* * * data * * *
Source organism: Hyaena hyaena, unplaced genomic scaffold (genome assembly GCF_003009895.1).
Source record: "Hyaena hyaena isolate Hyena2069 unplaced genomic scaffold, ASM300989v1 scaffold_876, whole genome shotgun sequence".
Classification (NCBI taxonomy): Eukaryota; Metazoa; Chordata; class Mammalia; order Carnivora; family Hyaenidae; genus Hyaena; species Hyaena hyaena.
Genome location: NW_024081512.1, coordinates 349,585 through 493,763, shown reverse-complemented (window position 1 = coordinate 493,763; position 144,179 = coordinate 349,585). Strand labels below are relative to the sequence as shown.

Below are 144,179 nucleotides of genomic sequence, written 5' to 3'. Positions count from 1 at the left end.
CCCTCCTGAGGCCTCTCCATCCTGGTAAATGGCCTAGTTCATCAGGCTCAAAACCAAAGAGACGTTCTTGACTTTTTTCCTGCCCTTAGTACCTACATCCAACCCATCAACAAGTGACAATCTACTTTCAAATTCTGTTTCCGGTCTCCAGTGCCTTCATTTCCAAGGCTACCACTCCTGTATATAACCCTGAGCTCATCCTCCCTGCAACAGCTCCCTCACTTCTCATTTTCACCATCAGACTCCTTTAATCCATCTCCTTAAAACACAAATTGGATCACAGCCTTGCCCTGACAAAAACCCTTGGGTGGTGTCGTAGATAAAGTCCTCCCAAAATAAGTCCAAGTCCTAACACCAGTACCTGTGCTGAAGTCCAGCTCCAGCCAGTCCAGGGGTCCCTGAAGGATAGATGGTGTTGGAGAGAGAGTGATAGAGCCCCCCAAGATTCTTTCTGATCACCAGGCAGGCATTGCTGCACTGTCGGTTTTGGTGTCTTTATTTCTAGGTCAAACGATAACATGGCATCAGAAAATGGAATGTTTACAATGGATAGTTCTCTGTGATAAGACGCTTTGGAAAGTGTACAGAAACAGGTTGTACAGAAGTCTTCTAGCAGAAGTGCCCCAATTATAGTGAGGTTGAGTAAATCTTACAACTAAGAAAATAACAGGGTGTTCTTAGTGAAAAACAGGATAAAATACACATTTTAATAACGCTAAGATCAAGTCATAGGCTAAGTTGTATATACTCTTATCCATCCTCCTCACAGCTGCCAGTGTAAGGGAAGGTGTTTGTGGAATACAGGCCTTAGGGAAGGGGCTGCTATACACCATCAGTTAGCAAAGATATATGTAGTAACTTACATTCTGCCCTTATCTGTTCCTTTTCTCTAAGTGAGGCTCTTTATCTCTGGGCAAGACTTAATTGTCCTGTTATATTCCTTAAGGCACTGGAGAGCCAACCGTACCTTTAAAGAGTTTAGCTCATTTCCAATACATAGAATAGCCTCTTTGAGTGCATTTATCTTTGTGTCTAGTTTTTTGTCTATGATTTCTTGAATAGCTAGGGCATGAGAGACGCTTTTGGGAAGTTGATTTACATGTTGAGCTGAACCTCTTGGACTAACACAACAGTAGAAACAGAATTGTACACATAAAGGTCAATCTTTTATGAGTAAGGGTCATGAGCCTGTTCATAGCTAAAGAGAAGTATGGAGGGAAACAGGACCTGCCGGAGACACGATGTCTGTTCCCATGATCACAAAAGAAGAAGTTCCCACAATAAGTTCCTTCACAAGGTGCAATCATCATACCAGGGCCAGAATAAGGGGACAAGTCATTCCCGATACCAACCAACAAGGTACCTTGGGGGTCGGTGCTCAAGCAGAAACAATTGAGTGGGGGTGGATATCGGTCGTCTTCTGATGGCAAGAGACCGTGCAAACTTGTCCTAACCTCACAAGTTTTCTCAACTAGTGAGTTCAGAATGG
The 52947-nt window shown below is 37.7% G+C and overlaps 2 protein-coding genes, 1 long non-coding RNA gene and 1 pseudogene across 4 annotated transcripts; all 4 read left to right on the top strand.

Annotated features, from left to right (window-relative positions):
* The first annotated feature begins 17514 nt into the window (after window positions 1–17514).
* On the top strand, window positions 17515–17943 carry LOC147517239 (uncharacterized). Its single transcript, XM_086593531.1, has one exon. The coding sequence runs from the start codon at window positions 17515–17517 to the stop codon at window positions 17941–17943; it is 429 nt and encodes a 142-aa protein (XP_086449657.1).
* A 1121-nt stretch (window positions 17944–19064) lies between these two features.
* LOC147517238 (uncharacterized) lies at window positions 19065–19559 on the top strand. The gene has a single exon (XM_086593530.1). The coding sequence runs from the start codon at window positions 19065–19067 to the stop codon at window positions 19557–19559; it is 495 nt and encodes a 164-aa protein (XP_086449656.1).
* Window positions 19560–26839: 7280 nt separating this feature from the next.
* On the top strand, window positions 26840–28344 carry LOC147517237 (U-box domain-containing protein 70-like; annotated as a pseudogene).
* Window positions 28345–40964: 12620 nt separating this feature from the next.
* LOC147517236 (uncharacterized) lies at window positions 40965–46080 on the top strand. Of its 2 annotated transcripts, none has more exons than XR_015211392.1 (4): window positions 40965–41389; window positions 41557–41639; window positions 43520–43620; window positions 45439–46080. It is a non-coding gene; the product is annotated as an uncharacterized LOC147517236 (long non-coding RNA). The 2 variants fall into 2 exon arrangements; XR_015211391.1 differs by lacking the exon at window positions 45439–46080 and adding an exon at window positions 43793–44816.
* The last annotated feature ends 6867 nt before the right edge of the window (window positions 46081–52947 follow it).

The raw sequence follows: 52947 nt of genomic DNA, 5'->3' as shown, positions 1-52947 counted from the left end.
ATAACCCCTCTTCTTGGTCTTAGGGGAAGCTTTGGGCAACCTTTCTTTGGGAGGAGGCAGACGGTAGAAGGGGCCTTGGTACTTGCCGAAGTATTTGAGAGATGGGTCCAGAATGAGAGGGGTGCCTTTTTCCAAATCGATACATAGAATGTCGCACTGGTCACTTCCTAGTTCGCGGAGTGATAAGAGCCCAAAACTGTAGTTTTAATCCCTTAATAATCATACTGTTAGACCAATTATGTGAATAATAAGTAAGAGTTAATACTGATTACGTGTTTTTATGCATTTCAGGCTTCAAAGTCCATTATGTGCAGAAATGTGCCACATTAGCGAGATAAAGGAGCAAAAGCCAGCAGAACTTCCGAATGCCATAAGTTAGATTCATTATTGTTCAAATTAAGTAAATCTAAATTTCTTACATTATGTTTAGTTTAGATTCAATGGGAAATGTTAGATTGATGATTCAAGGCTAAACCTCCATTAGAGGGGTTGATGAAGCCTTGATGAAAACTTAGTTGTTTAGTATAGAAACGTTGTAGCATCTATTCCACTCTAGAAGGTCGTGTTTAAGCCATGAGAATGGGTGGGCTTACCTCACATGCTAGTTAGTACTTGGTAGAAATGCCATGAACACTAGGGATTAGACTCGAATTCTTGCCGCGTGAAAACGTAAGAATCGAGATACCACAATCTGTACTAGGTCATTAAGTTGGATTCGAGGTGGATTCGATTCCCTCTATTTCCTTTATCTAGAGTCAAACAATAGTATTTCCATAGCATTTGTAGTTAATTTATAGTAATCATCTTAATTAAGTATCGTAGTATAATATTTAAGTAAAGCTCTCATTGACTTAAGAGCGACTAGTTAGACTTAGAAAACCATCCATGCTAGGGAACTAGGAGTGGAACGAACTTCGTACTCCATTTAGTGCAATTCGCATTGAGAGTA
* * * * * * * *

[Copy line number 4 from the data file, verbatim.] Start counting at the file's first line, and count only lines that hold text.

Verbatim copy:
Genome location: NW_024081512.1, coordinates 349,585 through 493,763, shown reverse-complemented (window position 1 = coordinate 493,763; position 144,179 = coordinate 349,585). Strand labels below are relative to the sequence as shown.